2011-11-02 22:25:14,118 [NioProcessor-2] INFO  org.apache.sshd.server.session.ServerSession - Authentication still not finished
2011-11-02 22:25:14,120 [NioProcessor-2] DEBUG org.apache.sshd.server.session.ServerSession - Received packet SSH_MSG_USERAUTH_GSSAPI_MIC
2011-11-02 22:25:14,120 [NioProcessor-2] INFO  org.apache.sshd.server.session.ServerSession - Received SSH_MSG_USERAUTH_GSSAPI_MIC
2011-11-02 22:25:14,120 [NioProcessor-2] DEBUG org.apache.sshd.server.auth.gss.UserAuthGSS - In msg = SSH_MSG_USERAUTH_GSSAPI_MIC
2011-11-02 22:25:14,121 [NioProcessor-2] DEBUG org.apache.sshd.server.auth.gss.UserAuthGSS - MIC verified
2011-11-02 22:25:14,142 [NioProcessor-2] DEBUG org.apache.sshd.server.session.ServerSession - Received packet SSH_MSG_CHANNEL_REQUEST
2011-11-02 22:25:14,142 [NioProcessor-2] INFO - Received SSH_MSG_CHANNEL_REQUEST on channel 0
2011-11-02 22:25:14,142 [NioProcessor-2] INFO - Received channel request: shell

To connect from the same host, you likely can do ssh -p 1234, and because the user will have access to the per-user credential cache (if you're running the server as the same userid) then it will Just Work™

However, if you're connecting from a remote host, then you may need to invoke it with ssh -K -p 1234 instead. The -K says to forward the ticket to the server (which is why it says GSS identity is me@EXAMPLE.COM in the debug trace). Your SSH client can supply per-server or global configurations to always forward Kerberos tickets (GSSAPIAuthentication yes in .ssh/config). Without the forwarded Kerberos ticket, the server can't authenticate you against the kerberos mechanism:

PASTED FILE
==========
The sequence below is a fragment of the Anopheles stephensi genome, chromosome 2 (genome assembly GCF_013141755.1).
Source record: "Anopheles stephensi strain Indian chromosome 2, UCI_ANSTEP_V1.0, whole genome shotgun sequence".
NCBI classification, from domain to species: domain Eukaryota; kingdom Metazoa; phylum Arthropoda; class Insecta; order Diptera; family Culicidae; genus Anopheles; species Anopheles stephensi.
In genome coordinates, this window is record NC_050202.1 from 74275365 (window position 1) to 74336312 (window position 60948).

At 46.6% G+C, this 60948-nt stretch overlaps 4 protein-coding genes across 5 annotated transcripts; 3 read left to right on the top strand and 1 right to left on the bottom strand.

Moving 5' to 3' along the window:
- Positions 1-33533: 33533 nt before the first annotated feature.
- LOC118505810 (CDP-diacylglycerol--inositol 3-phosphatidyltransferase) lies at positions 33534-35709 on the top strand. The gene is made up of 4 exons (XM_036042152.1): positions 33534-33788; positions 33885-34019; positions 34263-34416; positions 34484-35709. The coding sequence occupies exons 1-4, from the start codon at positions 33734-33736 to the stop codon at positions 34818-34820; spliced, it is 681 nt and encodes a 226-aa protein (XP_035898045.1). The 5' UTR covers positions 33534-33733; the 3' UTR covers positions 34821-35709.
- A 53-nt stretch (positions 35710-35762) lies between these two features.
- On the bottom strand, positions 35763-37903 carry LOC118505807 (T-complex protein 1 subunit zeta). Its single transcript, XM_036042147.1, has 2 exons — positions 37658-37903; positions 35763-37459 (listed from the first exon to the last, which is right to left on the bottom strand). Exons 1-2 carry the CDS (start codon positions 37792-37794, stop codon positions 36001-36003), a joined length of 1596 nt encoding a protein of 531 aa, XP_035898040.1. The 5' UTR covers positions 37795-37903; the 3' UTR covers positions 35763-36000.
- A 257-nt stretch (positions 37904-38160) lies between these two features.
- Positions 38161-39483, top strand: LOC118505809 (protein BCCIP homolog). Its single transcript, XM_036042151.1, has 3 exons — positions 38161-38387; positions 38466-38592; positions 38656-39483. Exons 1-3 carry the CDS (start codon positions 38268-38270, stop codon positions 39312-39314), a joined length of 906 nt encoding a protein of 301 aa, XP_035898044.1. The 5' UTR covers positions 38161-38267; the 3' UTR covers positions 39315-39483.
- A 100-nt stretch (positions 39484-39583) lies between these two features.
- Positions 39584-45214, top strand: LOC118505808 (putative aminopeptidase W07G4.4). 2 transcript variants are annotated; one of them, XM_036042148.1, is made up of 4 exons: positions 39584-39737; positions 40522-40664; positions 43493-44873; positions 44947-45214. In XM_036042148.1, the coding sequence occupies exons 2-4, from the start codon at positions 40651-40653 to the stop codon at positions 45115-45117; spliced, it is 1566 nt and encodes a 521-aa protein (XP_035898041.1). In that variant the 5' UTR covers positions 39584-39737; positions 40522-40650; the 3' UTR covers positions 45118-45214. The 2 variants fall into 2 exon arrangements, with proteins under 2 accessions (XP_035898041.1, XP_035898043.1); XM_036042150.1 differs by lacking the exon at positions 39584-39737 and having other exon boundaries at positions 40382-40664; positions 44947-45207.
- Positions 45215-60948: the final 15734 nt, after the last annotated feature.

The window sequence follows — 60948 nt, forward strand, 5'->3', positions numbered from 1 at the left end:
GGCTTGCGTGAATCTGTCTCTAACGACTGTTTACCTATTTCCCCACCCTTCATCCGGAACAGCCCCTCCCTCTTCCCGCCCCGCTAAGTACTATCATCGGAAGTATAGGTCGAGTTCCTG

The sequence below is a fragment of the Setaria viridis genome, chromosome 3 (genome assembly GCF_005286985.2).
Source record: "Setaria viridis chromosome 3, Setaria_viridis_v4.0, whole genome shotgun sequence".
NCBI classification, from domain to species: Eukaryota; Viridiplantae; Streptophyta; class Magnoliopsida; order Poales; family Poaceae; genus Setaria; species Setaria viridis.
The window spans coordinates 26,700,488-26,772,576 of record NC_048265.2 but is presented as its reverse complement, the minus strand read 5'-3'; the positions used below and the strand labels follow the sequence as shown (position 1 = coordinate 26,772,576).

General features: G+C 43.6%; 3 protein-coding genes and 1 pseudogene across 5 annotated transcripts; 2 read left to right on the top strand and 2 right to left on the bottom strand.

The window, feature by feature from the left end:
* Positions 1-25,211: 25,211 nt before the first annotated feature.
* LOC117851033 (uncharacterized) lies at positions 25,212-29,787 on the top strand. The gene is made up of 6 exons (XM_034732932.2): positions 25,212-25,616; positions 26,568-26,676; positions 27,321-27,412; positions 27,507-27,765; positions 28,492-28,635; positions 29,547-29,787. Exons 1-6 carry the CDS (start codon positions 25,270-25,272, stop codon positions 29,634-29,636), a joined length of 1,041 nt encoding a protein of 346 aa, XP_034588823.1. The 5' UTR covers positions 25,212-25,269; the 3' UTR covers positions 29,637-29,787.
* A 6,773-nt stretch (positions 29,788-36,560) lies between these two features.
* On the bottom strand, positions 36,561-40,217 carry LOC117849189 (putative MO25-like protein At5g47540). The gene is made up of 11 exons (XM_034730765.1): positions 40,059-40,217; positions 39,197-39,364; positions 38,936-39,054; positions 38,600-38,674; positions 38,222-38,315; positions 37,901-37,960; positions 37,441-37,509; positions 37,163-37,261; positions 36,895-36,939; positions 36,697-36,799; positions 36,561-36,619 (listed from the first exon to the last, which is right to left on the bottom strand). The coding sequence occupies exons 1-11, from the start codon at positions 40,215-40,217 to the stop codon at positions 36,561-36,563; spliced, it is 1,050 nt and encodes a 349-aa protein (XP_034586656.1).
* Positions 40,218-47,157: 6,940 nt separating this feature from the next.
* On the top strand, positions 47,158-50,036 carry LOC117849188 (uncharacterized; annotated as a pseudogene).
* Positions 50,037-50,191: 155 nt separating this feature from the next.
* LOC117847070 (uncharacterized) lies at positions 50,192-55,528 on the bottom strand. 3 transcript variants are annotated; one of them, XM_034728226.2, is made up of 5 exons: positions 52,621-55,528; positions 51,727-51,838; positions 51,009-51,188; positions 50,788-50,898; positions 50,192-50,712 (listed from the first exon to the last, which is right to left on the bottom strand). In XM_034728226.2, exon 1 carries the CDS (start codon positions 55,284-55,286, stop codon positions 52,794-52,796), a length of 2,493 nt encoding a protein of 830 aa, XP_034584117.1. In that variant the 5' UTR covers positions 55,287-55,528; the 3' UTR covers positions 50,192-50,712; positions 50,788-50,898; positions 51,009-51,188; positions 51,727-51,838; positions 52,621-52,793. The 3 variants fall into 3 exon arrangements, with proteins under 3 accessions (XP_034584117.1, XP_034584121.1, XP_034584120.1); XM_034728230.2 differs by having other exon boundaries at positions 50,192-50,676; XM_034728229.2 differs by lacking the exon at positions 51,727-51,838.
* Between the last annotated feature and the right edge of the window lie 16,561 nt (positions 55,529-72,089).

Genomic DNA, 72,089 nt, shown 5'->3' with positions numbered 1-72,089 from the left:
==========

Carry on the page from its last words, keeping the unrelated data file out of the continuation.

2011-11-02 22:30:28,632 [NioProcessor-2] INFO  org.apache.sshd.server.session.ServerSession - Authorized authentication methods: gssapi-with-mic
2011-11-02 22:30:28,634 [NioProcessor-2] DEBUG org.apache.sshd.server.session.ServerSession - Received packet SSH_MSG_USERAUTH_REQUEST
2011-11-02 22:30:28,634 [NioProcessor-2] INFO  org.apache.sshd.server.session.ServerSession - Received SSH_MSG_USERAUTH_REQUEST
2011-11-02 22:30:28,634 [NioProcessor-2] INFO  org.apache.sshd.server.session.ServerSession - Authenticating user 'me' with method 'none'
2011-11-02 22:30:28,634 [NioProcessor-2] INFO  org.apache.sshd.server.session.ServerSession - Unsupported authentication method 'none'

If you're connecting from a Windows host then you'll need to have a client which is capable of making SSH connections and forwarding the Kerberos tickets. Some versions of Putty have GSSAPI support but check whether a Unix-Unix connection works before trying to debug Windows related problems. Note that some clients (e.g. Eclipse EGit) do not support Kerberos-only authentication, but instead use password-based authentication.

Note that it is possible to configure SSHD to use passwords as well (see the UserAuthPassword.Factory()) but this is outside the scope of this post.